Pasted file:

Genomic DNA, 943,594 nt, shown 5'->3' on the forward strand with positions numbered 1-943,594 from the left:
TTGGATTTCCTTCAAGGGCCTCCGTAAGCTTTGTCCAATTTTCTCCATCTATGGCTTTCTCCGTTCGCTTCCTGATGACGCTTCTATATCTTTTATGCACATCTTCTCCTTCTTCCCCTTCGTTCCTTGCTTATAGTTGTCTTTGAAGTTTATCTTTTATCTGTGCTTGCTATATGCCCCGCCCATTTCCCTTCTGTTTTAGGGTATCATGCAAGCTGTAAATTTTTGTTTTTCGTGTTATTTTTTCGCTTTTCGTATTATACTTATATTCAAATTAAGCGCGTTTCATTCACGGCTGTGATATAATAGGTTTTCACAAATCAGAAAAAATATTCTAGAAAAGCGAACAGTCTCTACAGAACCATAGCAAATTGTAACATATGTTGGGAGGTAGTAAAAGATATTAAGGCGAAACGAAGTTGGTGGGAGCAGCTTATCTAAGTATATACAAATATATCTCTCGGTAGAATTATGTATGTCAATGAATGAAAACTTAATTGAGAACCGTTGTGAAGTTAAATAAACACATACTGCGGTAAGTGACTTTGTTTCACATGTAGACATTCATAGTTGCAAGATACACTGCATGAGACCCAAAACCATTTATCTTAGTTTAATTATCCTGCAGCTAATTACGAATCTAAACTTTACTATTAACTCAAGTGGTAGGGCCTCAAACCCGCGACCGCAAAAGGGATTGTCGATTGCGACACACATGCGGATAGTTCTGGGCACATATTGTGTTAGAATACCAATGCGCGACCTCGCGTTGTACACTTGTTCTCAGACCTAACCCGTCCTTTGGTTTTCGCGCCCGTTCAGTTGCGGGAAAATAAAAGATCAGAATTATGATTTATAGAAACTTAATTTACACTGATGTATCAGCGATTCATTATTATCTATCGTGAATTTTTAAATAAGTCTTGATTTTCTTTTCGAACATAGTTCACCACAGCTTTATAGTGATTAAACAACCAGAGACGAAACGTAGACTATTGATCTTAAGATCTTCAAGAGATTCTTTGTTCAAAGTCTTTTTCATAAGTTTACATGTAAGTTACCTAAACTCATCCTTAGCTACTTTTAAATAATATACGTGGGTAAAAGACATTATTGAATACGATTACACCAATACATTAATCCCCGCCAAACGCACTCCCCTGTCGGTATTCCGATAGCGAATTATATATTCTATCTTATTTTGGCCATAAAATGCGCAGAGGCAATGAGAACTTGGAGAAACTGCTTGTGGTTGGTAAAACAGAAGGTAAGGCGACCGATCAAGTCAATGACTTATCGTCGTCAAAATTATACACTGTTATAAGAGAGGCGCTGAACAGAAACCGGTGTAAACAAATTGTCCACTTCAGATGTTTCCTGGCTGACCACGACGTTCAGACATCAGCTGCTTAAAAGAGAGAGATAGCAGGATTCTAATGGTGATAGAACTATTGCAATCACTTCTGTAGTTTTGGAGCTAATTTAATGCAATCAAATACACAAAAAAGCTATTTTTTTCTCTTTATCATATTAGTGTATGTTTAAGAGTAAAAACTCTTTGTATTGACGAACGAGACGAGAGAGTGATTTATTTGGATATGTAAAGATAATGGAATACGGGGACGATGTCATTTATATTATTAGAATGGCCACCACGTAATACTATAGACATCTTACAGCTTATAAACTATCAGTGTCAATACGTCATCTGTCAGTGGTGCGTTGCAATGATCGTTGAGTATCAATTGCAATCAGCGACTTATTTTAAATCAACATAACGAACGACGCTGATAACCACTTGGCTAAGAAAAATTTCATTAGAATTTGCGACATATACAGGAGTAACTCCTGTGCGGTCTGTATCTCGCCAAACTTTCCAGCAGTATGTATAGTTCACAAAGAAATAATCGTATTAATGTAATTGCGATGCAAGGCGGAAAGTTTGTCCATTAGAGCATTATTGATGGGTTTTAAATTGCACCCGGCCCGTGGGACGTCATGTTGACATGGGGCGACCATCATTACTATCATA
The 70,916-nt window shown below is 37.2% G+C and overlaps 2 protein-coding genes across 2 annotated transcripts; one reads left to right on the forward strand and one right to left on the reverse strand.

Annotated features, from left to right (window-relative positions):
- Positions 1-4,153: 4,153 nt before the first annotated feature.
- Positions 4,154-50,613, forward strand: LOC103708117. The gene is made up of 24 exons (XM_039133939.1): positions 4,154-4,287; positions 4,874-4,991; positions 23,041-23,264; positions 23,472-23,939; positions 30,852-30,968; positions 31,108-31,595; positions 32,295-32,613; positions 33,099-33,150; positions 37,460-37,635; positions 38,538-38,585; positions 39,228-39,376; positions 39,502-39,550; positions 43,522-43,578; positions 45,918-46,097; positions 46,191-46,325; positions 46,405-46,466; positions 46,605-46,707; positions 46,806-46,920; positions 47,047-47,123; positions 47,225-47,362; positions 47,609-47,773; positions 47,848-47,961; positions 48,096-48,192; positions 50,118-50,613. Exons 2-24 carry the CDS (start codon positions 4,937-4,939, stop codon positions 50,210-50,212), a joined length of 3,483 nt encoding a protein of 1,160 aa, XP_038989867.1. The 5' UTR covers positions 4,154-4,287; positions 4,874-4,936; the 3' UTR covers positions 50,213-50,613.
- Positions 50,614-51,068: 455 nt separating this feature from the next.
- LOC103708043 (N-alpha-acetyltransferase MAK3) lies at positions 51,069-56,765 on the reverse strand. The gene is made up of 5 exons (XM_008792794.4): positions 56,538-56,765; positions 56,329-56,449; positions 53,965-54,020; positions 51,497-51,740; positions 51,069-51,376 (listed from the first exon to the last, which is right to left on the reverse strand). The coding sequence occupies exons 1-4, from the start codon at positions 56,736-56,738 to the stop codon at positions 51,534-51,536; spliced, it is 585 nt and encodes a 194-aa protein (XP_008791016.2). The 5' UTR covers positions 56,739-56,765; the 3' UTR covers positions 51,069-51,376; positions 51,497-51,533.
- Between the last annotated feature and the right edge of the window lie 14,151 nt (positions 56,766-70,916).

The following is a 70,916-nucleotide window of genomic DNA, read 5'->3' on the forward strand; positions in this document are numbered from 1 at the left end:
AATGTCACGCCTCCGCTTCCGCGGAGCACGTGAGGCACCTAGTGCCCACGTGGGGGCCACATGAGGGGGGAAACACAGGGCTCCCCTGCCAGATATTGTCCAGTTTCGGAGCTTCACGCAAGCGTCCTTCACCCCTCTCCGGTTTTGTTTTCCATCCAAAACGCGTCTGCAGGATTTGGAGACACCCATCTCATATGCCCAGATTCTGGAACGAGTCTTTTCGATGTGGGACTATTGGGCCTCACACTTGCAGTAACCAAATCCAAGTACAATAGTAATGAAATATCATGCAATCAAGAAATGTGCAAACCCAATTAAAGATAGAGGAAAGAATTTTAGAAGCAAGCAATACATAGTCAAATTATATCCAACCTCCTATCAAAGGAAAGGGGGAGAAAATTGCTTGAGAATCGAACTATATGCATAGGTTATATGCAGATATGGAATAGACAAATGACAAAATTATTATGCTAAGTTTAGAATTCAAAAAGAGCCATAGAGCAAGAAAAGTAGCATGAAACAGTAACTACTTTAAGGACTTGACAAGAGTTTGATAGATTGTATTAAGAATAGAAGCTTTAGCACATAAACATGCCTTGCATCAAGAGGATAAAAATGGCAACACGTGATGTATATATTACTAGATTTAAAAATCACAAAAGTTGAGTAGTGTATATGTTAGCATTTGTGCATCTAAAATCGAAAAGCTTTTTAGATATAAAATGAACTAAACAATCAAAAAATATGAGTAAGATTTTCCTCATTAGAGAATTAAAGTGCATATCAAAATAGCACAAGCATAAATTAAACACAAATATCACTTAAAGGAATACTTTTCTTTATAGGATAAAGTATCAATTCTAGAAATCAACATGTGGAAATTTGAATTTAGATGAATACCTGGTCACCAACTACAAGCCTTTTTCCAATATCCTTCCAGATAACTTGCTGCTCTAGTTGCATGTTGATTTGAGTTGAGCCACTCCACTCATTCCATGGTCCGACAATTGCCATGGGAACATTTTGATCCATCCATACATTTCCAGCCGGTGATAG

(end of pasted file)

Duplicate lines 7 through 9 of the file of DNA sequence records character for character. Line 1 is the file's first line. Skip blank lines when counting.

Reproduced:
- Positions 50,614-51,068: 455 nt separating this feature from the next.
- LOC103708043 (N-alpha-acetyltransferase MAK3) lies at positions 51,069-56,765 on the reverse strand. The gene is made up of 5 exons (XM_008792794.4): positions 56,538-56,765; positions 56,329-56,449; positions 53,965-54,020; positions 51,497-51,740; positions 51,069-51,376 (listed from the first exon to the last, which is right to left on the reverse strand). The coding sequence occupies exons 1-4, from the start codon at positions 56,736-56,738 to the stop codon at positions 51,534-51,536; spliced, it is 585 nt and encodes a 194-aa protein (XP_008791016.2). The 5' UTR covers positions 56,739-56,765; the 3' UTR covers positions 51,069-51,376; positions 51,497-51,533.
- Between the last annotated feature and the right edge of the window lie 14,151 nt (positions 56,766-70,916).